Indeed -- they had played that tune about 10 minutes ago. All of us around this guy were dying laughing at his obvious embarrassment (especially 'cause he was with a very fine looking babe who was obviously beside herself)!

Posted by Hube at 08:00 AM | Comments (0) | TrackBack

I kinda figured

As a foreign language teacher, I was intrigued by this:

Your Linguistic Profile:

50% General American English

40% Yankee

10% Dixie

0% Midwestern

0% Upper Midwestern

What Kind of American English Do You Speak?

(h/t: Greg.)

Posted by Hube at 07:50 AM | Comments (2) | TrackBack

October 29, 2005

Sensitivity override

Geez, the Christmas holiday season is barely upon us and already the "sensitivities" of a few are beginning to ruin it for everyone else. Just a few days ago here in Delaware there was this silly little incident; now in Massachusetts, a school has banned dressing up for Halloween -- "because the school's traditional Halloween celebrations offended their religious beliefs." The article doesn't which religion was offended, but my guess is Christian fundies 'cause I've heard about such before.

Across the pond, however, it seems just the opposite is occuring -- at least for one particular religion. A student's poem which praises Hitler's "Final Solution" made its way into a ... book of children's poetry!!

The publication, entitled Great Minds, features the work of school children aged 11 to 18 who won a nationwide literary competition. The entry by the 14-year-old Gideon Taylor is apparently written from the viewpoint of Nazi leader Adolf Hitler.

It includes the lines "Jews are here, Jews are there, Jews are almost everywhere, filling up the darkest places, evil looks upon their faces."

Another part reads: "Make them take many paces for being one of the worst races, on their way to a gas chamber, where they will sleep in their manger… I'll be happy Jews have died."

Aww, isn't that "sweet"? What a "poet!" What "insight"!

It's absolutely disgusting, is what it is.

I'm all for freedom of expression, even that of disgusting views. But that freedom doesn't mean we have to reward such idiocy. And this happened in a country that is soooo concerned about offending Muslims that it's seemingly in the process of banning anything having to do with a pig.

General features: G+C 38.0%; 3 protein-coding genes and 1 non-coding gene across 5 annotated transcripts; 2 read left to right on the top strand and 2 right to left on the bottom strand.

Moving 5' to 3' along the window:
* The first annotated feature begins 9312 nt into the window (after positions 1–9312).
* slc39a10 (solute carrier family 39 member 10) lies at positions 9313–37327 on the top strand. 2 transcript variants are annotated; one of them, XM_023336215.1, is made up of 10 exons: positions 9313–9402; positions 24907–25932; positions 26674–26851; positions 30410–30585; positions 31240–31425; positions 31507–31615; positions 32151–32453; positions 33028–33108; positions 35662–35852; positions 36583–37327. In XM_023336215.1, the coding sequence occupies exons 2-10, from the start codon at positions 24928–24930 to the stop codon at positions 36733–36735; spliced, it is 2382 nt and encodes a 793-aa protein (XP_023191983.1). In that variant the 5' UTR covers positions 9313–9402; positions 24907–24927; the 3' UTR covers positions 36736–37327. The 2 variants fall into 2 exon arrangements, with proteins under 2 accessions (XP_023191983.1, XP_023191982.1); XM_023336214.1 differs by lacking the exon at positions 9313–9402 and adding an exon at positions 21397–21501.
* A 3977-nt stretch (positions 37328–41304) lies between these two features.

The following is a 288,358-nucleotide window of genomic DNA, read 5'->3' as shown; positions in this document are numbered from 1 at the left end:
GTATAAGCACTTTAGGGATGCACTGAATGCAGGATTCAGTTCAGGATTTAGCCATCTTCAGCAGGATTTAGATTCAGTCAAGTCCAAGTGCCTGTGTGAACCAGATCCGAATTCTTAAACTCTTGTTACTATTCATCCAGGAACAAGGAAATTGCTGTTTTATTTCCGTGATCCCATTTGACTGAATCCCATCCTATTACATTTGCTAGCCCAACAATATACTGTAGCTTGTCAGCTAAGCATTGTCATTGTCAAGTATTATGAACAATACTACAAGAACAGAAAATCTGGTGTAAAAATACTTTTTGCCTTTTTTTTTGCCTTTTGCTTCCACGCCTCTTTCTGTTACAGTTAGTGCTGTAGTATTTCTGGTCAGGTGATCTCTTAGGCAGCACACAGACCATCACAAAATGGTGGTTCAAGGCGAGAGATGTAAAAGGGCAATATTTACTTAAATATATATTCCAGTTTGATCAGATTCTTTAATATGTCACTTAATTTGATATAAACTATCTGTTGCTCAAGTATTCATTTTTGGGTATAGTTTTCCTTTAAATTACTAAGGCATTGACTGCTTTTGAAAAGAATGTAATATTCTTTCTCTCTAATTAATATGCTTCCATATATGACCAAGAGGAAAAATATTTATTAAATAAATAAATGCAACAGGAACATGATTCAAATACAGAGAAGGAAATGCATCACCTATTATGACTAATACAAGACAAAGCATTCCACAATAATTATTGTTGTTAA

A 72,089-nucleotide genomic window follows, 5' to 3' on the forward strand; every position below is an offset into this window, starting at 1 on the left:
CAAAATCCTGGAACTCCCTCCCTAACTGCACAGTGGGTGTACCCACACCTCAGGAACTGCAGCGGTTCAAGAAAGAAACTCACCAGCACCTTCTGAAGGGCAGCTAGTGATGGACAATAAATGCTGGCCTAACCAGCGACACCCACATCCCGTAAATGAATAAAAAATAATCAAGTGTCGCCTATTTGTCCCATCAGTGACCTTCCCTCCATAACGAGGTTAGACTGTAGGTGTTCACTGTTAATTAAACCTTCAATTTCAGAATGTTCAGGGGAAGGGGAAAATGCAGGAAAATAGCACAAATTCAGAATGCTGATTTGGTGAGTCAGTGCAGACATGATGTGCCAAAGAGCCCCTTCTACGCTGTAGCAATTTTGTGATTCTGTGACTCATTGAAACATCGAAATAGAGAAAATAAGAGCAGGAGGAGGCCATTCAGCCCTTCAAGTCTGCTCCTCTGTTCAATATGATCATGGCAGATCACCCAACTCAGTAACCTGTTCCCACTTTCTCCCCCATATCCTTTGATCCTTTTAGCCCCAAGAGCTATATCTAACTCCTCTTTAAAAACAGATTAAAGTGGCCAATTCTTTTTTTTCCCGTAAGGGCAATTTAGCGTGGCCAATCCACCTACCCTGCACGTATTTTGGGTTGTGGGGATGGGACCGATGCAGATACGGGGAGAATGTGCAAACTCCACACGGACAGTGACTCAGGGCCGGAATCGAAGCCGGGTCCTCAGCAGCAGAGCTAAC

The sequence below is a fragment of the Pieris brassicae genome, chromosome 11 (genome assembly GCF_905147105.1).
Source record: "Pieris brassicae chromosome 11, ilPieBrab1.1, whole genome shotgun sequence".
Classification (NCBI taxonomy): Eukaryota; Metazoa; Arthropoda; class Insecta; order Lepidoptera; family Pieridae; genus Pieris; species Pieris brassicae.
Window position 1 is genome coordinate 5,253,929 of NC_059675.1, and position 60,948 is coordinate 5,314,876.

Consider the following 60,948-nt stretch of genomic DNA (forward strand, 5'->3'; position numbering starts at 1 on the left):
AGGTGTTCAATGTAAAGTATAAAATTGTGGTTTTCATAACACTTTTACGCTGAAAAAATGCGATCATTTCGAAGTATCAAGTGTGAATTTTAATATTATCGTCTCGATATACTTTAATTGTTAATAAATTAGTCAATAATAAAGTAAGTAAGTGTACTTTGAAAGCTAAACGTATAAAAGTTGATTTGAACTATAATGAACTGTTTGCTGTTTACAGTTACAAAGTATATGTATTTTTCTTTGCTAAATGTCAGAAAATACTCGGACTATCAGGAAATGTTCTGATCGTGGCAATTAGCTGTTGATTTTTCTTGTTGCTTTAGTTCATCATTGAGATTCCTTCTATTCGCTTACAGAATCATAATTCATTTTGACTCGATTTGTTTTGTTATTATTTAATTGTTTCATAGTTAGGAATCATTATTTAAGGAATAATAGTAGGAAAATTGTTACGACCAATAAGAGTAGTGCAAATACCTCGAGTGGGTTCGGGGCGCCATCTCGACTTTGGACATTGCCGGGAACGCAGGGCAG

(h/t: Joanne Jacobs.)

Posted by Hube at 08:21 AM | Comments (2) | TrackBack


My fave band, Los Amigos Invisibles, are in Philly tonight at the TLA (Theatre of Living Arts). The wife has some friends in from Costa Rica, and we're all heading up. Mike M. has become a fan, and I asked him if he wanted to join us, but alas, he's heading out of town.

Next time, Mike!

Posted by Hube at 07:54 AM | Comments (0) | TrackBack

October 28, 2005


The "big guns" have the news and the good links:

We believe that if all the charges against "Scooter" Libby are accurate, he should suffer the consequences, including jail time if appropriate. One of the charges is perjury, which, as you may recall, Bill Clinton was exonerated of in his impeachment.

The main [possible] charge (and best hope for Democrats) appears to be a complete bust -- that of knowingly "outing" Valerie Plame as a "covert" CIA agent. As noted above, Fitzgerald isn't making that case. But this is what Dems -- and Joe Wilson -- were screaming loudest about. The law in question does indeed state that such an exposure must be knowingly made; that is, it has to be proven that Plame's ID as a covert agent had to be known.

This makes the alleged lying by Libby seem all the more uncalled for. Besides, there's plenty of holes in Wilson's claims, which we're sure will be brought in trial.

UPDATE (10/29 at 8:35am): Rhymes With Right has further analysis.

UPDATE 2: And more from Powerline.

UPDATE 3: Andy McCarthy has word for those who believe Libby is being "smeared," among other things.

Posted by Rhodey at 08:09 PM | Comments (6) | TrackBack

October 27, 2005

Mascitti straddles

Since the News Journal is his employer, I suppose Al Mascitti had to straddle when it came to addressing the ridiculous placement of this past Sunday's headline glorifying a known thug drug dealer, while the death of Rosa Parks got bottom page treatment a couple days later.